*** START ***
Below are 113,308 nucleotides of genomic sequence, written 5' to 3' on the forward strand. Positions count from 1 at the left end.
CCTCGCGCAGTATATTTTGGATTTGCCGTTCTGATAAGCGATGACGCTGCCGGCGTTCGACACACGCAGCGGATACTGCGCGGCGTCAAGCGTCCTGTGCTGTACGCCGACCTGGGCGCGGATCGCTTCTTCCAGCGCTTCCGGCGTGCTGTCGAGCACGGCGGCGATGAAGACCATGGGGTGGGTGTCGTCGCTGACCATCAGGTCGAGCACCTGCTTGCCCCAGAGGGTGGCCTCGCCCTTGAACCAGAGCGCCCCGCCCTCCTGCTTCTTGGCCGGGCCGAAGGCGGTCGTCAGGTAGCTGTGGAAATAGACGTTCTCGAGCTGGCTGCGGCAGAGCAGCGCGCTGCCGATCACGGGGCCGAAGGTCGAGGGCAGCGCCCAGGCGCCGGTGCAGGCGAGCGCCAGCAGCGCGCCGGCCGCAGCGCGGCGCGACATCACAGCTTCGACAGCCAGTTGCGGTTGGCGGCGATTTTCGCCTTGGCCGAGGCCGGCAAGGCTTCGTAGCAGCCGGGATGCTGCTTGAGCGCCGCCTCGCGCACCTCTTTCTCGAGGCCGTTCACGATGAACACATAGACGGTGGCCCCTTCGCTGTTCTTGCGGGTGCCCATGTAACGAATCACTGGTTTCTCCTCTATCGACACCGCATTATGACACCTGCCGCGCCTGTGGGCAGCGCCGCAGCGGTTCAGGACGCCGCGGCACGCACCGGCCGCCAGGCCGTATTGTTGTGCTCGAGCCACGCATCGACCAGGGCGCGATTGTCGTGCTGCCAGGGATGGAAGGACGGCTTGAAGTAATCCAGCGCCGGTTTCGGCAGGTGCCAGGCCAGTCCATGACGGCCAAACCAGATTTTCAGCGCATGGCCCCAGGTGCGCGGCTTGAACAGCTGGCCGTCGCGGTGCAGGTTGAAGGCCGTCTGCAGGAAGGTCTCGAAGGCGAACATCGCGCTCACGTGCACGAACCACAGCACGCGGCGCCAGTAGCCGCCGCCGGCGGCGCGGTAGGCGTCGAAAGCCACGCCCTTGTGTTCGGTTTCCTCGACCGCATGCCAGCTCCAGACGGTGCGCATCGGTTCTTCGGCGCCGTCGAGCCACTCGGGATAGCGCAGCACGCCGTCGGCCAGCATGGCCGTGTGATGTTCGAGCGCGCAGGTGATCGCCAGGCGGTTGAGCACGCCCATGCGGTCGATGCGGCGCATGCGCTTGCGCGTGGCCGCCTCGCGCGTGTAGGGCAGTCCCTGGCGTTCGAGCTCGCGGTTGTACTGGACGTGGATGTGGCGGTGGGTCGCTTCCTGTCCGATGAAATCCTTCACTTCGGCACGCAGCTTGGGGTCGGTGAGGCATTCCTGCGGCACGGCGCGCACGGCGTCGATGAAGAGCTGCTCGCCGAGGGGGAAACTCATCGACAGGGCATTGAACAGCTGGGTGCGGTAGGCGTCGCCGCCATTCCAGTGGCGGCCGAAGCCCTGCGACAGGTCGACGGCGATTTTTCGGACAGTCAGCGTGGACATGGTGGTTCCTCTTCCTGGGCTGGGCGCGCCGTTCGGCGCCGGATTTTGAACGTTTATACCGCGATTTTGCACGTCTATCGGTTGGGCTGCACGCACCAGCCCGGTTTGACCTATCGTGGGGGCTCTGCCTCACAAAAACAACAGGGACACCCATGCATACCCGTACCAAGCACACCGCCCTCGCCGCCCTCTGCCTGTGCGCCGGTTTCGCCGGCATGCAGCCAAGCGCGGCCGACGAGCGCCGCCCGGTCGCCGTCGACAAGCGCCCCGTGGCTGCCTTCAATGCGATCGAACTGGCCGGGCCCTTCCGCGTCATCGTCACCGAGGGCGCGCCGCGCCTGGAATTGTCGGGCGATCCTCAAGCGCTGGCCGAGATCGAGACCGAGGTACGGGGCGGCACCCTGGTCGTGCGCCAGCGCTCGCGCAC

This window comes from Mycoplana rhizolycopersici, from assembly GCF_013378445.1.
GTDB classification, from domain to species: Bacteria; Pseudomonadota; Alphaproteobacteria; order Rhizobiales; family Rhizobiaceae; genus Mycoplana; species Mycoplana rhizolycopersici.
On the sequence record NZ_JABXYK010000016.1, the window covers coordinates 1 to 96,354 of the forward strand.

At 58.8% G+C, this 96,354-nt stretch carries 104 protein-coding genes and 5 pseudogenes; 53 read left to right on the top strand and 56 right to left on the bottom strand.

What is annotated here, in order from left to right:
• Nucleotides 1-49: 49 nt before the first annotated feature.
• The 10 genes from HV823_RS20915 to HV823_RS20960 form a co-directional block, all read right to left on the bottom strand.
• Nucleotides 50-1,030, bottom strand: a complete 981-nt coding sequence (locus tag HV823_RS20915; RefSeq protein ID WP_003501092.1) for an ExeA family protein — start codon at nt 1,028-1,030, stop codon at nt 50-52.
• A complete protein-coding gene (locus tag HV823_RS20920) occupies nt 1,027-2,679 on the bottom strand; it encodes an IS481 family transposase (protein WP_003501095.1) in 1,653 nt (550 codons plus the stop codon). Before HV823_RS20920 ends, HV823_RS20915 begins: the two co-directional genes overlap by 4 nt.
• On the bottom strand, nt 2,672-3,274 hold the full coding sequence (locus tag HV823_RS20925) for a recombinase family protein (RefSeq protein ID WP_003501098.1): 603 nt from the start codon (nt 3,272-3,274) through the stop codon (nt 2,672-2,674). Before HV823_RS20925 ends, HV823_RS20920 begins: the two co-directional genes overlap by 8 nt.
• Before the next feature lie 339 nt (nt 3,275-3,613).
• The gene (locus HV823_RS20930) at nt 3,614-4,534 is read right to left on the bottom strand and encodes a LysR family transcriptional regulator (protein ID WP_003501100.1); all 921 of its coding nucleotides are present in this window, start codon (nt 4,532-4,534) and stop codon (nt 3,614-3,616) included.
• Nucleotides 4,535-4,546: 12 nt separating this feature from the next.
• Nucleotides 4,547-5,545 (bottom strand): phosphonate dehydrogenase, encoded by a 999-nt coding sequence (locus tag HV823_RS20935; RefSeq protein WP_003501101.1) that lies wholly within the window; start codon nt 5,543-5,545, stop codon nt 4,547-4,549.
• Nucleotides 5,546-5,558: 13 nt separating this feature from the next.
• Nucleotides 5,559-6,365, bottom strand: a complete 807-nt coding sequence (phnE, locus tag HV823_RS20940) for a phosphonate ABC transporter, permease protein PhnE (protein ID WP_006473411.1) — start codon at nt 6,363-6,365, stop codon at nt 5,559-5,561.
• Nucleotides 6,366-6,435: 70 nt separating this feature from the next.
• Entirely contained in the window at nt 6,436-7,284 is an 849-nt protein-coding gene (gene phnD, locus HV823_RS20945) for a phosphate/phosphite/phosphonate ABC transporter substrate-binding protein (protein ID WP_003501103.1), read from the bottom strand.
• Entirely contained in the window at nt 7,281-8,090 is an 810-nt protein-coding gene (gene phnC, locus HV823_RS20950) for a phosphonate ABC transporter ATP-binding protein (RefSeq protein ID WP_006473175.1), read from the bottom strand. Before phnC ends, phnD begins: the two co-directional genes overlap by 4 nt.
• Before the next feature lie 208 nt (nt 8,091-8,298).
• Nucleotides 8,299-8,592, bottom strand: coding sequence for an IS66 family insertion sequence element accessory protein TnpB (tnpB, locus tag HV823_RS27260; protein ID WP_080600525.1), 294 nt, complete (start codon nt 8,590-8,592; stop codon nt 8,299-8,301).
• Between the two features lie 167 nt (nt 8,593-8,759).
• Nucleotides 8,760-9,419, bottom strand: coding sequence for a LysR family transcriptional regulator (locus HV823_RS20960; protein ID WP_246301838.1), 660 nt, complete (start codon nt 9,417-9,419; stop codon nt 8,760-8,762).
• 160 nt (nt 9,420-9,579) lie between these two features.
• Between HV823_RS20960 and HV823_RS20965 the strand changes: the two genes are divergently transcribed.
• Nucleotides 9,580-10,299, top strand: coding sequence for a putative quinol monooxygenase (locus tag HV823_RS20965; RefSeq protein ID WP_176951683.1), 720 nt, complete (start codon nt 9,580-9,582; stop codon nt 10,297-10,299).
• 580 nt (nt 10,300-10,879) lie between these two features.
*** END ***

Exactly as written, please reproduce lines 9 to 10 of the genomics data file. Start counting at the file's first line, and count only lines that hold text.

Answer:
• The 10 genes from HV823_RS20915 to HV823_RS20960 form a co-directional block, all read right to left on the bottom strand.
• Nucleotides 50-1,030, bottom strand: a complete 981-nt coding sequence (locus tag HV823_RS20915; RefSeq protein ID WP_003501092.1) for an ExeA family protein — start codon at nt 1,028-1,030, stop codon at nt 50-52.